Just because a fellow is sharp and respected enough to win a second term as president of the United States does not mean he is immune to an occasional goof. Just mention the name of California attorney general Kamala Harris to Barack Obama these days, and ask how someone with his perspicacity could have stumbled so badly.
The topic of alcohol and drinking came up in one of my General English (GE) classes on Wednesday. The next day, a local newspaper ran these headlines on news stories: “'Two-hour' alcohol ban at Kenting Music Festival” (TT 4-4-13 p. 2) and “Lawmaker slams commission's 'drinking program'” (p. 3).
News this week about a guitar-playing elementary school principal who moonlights as a street performer has me thinking about the meaning of education. Education is a gradual process. Education is not so much about fulfilling a specific goal or arriving at a destination. Education is a long and often unpredictable journey. This I truly believe.
A Catholic activist group called Bishop Accountability said this week that newly installed Pope Francis should take swift and public responsibility for mishandling sex abuse crises in his former archdiocese of Buenos Aires while he served as head of the Argentine Bishop's Conference from 2005 to 2011.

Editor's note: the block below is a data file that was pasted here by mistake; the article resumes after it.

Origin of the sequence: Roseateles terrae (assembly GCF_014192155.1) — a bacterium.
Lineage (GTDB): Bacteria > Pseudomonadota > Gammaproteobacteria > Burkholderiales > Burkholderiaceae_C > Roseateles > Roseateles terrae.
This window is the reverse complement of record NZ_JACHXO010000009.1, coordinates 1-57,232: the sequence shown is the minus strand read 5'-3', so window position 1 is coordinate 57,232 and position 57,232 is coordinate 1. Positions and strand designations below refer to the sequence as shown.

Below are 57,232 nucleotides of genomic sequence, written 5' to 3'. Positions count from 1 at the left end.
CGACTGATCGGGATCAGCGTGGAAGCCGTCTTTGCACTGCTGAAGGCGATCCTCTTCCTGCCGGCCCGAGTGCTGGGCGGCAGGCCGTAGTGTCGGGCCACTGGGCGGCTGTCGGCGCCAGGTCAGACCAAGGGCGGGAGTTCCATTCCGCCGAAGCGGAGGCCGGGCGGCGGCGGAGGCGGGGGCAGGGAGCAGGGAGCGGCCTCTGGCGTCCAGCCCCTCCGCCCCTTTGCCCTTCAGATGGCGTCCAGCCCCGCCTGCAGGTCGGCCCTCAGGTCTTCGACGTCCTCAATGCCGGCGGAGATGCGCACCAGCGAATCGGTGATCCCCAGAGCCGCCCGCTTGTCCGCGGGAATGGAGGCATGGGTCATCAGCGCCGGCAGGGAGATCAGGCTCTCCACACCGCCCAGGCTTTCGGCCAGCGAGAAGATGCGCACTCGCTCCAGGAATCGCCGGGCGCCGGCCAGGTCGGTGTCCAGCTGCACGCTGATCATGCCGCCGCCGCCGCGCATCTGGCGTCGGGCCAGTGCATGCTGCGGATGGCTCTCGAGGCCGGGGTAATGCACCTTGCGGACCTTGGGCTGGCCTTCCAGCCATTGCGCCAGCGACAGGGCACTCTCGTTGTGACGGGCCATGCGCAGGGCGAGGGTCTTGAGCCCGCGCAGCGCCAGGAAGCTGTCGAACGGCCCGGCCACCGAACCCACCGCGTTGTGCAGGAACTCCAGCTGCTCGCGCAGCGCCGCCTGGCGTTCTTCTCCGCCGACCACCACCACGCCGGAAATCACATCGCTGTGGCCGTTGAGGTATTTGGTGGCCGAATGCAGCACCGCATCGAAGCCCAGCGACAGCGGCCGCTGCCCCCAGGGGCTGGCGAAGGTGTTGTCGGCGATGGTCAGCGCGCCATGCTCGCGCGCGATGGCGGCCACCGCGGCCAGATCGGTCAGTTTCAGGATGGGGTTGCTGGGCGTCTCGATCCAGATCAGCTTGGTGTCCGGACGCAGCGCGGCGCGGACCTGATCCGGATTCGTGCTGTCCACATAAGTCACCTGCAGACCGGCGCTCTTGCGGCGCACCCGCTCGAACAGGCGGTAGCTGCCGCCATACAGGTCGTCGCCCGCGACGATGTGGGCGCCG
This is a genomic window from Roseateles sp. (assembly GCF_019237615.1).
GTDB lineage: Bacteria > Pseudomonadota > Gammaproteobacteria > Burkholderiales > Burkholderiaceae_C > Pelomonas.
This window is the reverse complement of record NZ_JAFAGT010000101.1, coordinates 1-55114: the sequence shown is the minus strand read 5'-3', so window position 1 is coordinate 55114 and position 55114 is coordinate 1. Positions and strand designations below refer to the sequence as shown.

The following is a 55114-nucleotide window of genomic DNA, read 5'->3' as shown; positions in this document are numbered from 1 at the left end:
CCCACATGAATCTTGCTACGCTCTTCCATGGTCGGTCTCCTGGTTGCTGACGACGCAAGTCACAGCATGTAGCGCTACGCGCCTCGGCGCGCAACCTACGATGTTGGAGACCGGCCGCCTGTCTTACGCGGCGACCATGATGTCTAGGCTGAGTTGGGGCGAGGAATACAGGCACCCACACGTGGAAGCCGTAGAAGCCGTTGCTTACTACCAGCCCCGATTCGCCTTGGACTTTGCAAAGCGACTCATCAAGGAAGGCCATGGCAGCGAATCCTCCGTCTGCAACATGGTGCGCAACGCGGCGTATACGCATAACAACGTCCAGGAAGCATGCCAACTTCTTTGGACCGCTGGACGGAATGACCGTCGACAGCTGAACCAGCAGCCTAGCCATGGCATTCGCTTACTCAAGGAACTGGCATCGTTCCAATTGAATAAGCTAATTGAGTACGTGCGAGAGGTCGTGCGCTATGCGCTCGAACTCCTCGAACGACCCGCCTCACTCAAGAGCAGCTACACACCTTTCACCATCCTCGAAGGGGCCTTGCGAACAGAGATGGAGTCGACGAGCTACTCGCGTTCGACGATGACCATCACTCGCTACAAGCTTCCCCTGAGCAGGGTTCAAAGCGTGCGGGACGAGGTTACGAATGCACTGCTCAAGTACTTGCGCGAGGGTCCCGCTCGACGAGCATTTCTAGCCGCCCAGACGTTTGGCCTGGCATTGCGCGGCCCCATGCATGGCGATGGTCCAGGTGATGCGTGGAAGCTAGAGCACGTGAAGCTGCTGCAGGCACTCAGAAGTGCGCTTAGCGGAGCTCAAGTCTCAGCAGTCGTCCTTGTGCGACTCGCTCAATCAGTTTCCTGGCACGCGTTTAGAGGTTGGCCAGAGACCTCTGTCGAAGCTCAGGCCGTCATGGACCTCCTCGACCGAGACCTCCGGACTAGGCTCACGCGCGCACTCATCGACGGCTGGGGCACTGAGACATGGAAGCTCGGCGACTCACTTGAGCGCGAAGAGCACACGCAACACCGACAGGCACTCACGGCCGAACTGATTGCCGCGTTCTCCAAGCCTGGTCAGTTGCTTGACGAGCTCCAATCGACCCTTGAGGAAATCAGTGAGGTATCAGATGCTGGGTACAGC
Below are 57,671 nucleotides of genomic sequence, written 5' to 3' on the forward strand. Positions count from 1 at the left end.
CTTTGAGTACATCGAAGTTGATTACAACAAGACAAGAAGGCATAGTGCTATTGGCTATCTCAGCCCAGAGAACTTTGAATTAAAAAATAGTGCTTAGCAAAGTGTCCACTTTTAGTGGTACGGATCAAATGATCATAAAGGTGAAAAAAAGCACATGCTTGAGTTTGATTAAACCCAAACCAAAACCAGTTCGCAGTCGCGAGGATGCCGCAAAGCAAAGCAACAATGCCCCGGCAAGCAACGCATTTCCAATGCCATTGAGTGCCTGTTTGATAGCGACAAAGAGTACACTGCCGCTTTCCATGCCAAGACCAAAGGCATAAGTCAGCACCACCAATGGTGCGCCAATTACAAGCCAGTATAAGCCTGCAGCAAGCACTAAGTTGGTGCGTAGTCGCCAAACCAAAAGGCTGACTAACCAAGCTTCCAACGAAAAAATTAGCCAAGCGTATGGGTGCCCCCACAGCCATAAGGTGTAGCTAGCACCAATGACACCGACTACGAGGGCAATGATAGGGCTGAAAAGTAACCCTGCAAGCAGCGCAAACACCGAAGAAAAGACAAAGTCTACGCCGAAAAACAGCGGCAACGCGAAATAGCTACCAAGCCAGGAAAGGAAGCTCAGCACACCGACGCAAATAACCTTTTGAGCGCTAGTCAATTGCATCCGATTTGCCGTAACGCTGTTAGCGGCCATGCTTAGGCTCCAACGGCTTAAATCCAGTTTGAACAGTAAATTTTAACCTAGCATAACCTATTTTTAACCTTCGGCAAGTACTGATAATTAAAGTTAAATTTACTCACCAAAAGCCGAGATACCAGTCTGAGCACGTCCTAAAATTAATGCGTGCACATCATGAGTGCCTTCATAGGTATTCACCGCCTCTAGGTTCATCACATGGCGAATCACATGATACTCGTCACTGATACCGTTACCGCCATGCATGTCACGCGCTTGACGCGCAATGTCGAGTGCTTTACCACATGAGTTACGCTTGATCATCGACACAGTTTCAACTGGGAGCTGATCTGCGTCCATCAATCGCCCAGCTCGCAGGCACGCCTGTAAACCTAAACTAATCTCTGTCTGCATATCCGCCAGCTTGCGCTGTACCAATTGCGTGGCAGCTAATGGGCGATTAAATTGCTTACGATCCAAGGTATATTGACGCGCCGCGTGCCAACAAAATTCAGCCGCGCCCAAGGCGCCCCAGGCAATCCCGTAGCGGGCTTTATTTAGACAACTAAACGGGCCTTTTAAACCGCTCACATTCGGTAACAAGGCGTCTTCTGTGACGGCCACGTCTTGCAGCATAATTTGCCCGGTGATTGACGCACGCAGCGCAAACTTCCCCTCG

Some may argue that enough is enough, and it is now more than time to let go of the fuss over last week's revelation that Taiwan's first family has enjoyed a wedding it more or less did not want us to know about.
I made the following casual observation in an email to a friend in the United States this week: “Not much new to report. The new semester is fairly routine thus far, if anything can be 'routine' about my last semester in 27 years in teaching.”
News this week of still another shocking student suicide in Taiwan should do more than only sadden and frustrate us. This is a story that parents and educators should jump on and seize for its educative potential.
We were close to the eve of Chinese New Year here when a shocking report of a cheating scandal at Harvard University made international headlines, thanks to an article in the New York Times on Feb. 1, 2013.
As I tap out this first sentence, my head is aching, my eyes are sore, and my back hurts. I describe a condition common these days to thousands of educators all over the country. We in the teaching profession are in the waning hours of the semester, and everybody wants something from us, and they all want it at the same time, and, actually, it was all promised and due a week or more ago.
Last week I focused on a published interview with the author of “Taiwan Could be Better,” a new book (in Chinese) by a Taiwan National University graduate student from China, Fu Tzun-fong. Much of that column was political in nature.